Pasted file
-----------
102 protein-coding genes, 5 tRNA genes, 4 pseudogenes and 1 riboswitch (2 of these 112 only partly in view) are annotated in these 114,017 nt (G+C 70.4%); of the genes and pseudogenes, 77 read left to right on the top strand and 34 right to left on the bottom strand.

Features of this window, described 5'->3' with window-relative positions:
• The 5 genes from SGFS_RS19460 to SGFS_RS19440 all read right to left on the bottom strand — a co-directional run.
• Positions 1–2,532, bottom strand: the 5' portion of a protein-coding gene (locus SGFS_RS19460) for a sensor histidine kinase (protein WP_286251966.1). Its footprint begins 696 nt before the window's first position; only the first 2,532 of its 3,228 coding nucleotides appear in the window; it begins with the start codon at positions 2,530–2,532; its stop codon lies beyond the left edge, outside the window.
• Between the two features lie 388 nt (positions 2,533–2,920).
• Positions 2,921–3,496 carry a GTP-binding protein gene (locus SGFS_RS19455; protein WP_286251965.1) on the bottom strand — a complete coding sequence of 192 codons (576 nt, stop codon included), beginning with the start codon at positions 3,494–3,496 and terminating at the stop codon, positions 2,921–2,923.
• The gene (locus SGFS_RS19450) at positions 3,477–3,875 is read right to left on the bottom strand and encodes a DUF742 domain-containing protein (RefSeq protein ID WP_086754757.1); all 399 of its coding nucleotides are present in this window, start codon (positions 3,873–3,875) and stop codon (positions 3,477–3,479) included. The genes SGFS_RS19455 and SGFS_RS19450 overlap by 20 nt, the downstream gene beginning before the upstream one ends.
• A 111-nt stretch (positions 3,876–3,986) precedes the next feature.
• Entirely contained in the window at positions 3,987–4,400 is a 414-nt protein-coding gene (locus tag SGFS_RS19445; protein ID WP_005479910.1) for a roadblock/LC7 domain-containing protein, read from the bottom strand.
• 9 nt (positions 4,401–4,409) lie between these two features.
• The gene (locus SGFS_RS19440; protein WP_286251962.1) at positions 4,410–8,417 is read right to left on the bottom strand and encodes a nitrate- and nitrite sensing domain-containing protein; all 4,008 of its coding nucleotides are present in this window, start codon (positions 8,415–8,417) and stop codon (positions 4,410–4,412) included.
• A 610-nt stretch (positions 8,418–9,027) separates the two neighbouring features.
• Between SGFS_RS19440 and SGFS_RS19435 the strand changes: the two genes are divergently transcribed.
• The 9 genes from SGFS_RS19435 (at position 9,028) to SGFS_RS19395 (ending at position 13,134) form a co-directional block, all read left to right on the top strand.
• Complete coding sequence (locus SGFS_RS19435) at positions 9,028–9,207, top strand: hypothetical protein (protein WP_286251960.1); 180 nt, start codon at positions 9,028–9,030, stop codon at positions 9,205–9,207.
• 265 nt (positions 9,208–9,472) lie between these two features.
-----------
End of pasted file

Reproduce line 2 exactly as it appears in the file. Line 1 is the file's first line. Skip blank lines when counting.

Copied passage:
Features of this window, described 5'->3' with window-relative positions: